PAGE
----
December 30, 2016

Liberty Square Keeps Florida's Kingdom Unique

As a Disney theme park fan, one of the delights of visiting the different parks is seeing the unique attractions and lands each has to offer. It is one of the main reasons I am so against the quick cookie-cutter additions of attractions placed in several parks at once. It may be economically a smart move (or is it?), but in the long run, doing so only detracts from the overall experience. Even the same themed attraction can take on a new and fresh perspective and presentation, making it a must-see adventure for the fan to explore several different parks. The perfect example would be in the quintessential park attraction, Pirates of the Caribbean, uniquely different in the original vs. the excellent Parisian version and also in the new crowd pleaser in Shanghai Disneyland.  The same could be said for the Haunted Mansion / Phantom Manor / Mystic Manor trio of attractions.

Abandoned Disney's America.

For this reason alone, I remain thrilled that the Magic Kingdom's Liberty Square has yet to be duplicated anywhere else. Certainly if built as planned, the Disney's America project would have made Florida's land look like the standard cliff notes version, but for now, this elegant area remains an exclusive to Florida.  

The outstanding Hall of Presidents and the spirit filled Haunted Mansion are the headliners here, but a cruise on the riverboat is another must do. Looking around the land, two smaller items are worth notice. One, a copy of the Philadelphia Liberty Bell itself, and also, the Liberty Tree- a massive specimen that holds 13 lanterns representing the original states in the Union. These bits of history and historic reference strengthen the theme, making the area more compelling. (In an odd move earlier this year, Disney made a mistake adding the 20th century Muppets show to the land, but a guest can visit the area off times and not experience the break in theme.)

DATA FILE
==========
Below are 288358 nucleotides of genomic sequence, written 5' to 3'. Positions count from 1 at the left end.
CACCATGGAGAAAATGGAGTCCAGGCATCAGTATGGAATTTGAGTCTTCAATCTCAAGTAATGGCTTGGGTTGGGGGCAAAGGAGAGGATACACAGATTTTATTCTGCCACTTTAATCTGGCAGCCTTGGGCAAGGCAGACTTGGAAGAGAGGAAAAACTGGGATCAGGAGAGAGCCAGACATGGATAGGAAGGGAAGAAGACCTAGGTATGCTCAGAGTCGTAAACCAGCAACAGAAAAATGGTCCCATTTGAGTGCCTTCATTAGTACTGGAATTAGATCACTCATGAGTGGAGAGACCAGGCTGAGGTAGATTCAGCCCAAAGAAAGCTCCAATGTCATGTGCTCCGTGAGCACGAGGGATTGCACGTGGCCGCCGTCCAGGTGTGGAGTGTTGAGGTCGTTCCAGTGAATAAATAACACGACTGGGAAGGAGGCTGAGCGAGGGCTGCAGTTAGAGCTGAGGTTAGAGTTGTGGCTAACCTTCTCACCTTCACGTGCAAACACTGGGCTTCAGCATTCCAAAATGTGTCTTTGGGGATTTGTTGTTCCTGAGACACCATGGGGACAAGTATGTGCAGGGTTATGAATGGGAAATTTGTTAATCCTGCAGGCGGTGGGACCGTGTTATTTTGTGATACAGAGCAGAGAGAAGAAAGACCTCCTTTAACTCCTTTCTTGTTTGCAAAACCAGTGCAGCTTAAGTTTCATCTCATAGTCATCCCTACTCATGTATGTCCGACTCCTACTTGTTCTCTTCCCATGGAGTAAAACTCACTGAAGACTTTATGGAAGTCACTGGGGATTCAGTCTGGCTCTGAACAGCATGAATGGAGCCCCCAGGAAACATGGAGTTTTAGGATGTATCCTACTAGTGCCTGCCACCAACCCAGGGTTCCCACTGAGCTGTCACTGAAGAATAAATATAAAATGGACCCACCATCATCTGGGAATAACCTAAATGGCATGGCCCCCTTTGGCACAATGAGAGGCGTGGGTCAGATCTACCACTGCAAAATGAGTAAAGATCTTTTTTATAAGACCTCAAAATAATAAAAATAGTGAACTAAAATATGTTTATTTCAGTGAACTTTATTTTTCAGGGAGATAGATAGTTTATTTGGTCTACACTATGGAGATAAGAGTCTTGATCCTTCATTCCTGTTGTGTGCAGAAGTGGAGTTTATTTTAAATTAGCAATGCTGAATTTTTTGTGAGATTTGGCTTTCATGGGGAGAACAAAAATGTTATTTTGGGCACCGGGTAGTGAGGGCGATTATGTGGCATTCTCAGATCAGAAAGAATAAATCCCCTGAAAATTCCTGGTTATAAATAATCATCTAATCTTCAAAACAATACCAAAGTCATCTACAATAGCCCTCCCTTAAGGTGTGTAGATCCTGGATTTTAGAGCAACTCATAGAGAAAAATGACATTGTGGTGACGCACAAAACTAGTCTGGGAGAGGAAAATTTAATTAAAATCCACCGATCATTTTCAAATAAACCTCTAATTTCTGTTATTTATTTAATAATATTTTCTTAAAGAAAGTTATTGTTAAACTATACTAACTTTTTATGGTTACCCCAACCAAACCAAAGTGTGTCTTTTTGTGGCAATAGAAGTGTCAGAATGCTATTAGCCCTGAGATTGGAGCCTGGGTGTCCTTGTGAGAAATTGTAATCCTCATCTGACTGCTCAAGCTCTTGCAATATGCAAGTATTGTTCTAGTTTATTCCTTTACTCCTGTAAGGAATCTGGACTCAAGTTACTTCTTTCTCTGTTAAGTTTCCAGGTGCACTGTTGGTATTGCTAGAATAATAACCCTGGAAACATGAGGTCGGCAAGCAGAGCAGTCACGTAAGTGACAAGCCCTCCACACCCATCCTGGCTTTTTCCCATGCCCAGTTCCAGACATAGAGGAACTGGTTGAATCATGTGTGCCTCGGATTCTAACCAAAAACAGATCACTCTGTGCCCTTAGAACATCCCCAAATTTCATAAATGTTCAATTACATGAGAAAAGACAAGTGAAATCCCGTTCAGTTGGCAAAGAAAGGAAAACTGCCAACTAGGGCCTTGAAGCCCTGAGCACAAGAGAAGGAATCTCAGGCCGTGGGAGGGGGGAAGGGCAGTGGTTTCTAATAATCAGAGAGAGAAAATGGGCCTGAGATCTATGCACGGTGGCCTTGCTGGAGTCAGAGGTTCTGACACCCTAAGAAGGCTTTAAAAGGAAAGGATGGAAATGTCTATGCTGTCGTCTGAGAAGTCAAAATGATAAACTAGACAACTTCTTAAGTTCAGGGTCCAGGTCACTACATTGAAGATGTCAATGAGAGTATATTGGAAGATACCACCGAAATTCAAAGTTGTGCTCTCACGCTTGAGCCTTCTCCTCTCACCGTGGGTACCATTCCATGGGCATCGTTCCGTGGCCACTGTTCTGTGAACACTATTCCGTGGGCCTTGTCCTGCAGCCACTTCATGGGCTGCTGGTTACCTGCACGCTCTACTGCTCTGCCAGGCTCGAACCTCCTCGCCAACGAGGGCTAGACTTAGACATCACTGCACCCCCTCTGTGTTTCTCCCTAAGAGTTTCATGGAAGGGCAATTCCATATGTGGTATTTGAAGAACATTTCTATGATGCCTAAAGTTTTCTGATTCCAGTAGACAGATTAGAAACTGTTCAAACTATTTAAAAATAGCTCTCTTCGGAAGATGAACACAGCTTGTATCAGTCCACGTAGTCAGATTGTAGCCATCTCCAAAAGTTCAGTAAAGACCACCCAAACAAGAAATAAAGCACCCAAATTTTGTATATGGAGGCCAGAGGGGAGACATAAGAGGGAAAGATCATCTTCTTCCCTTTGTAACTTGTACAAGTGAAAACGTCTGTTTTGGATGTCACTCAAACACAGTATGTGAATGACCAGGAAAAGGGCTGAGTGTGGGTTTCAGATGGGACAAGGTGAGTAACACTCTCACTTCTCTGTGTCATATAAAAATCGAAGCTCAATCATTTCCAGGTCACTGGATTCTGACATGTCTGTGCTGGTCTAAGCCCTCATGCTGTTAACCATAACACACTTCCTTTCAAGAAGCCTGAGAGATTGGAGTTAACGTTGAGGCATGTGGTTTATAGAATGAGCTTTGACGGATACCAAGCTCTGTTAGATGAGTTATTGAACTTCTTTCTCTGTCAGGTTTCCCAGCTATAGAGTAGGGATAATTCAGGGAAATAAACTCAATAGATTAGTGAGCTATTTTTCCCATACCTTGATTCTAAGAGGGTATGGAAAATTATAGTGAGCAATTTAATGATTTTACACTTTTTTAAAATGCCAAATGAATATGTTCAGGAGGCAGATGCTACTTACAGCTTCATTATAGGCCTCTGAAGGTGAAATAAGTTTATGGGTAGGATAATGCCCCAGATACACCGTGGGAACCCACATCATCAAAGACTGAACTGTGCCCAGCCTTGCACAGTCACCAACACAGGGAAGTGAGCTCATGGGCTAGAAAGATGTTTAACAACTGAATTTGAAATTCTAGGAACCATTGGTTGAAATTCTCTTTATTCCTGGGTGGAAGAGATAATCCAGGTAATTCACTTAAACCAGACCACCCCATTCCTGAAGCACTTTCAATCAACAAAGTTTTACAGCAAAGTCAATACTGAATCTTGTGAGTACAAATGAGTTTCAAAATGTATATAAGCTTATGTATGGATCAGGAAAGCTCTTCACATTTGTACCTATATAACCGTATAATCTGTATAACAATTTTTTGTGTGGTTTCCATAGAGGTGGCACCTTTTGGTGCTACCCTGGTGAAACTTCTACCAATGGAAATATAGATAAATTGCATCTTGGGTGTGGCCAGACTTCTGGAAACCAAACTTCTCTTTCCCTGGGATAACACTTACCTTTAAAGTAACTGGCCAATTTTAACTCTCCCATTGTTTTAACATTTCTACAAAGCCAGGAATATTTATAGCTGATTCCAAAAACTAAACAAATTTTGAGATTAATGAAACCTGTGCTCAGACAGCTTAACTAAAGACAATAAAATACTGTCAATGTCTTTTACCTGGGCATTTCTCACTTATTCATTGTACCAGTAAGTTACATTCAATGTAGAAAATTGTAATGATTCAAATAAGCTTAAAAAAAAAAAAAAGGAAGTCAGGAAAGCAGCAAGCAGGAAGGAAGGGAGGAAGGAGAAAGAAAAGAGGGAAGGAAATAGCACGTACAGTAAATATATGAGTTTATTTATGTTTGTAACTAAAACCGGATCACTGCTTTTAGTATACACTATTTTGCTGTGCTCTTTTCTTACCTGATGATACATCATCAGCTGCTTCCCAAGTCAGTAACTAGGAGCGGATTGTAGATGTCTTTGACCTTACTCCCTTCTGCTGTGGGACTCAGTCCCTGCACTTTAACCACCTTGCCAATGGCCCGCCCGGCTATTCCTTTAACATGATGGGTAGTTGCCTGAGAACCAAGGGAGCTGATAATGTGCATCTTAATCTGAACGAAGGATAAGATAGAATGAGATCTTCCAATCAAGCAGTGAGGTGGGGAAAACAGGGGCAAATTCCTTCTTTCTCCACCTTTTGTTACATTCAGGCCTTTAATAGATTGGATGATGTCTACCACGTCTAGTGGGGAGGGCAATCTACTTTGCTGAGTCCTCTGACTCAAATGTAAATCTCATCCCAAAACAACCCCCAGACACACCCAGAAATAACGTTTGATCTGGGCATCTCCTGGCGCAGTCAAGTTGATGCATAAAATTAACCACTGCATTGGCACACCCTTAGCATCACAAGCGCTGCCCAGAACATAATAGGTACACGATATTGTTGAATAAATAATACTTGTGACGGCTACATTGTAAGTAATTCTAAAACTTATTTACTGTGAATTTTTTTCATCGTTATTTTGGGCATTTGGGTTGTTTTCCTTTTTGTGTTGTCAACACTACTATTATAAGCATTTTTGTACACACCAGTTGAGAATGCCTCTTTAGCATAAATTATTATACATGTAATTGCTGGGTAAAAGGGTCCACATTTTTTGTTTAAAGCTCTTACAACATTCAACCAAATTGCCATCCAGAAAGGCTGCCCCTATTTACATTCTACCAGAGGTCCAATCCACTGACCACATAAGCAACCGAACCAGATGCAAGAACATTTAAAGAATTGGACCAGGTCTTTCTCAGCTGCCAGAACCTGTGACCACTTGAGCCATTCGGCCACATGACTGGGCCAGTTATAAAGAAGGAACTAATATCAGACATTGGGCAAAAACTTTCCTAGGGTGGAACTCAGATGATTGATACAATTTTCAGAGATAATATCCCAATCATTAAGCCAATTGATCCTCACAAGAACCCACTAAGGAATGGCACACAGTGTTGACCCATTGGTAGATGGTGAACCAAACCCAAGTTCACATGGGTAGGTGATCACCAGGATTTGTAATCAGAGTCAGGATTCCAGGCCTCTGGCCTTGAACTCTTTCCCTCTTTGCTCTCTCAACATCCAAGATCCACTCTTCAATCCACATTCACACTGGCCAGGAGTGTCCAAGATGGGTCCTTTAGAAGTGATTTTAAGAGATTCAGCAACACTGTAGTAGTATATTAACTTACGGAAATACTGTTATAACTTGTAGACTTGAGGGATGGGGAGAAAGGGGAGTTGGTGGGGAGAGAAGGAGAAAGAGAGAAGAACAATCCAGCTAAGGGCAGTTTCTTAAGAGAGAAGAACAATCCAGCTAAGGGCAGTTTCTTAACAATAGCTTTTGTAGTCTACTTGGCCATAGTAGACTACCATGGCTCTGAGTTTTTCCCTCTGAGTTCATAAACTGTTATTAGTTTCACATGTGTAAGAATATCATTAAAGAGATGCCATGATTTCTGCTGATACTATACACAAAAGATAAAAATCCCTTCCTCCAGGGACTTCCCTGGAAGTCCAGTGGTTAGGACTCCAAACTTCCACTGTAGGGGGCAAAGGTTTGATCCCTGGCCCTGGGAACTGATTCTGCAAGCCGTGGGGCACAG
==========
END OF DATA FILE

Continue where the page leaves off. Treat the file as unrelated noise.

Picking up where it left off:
Liberty Square is so much more than the sum of its attractions, however. The land is filled with shops once offering unique items completely in theme. Sadly, that is no longer. Even though the buildings are now filled with generic Disney merchandise, they remain wonderful pieces of architecture. There's still a couple of great places to eat, however, the Columbia Harbour House (one of the few places in the Magic Kingdom offering seafood) and the Liberty Tree Tavern.

The concept art (top) is not an often seen piece of Imagineering art. We usually find the more common finished product depicted instead. If you look closely, you'll find the Liberty Tree is there. What you'll also see but was never built is directly to the left of the Hall of Presidents: the beginning of a series of streets and even courtyards a la Disneyland's incredible New Orleans Square. Would it not have been great fun to explore colonial America by getting lost in a network of shops and cafes? New Orleans Square is certainly one of the greatest pieces of design at Disneyland, effectively mimicking real world New Orleans as well as places like Montmartre in Paris and numerous bazaars found in the Middle East and Asia. 

One day, the Imagineers may choose to expand the area around the Rivers of America, opening up a pathway beyond the Haunted Mansion to ease guest traffic flow or to provide access to new lands and attractions. If so, I hope they include a bit more Liberty Square into the mix. It's a land that keeps the Magic Kingdom unique and celebrates a country like no other.

(Art copyright The Walt Disney Company.)

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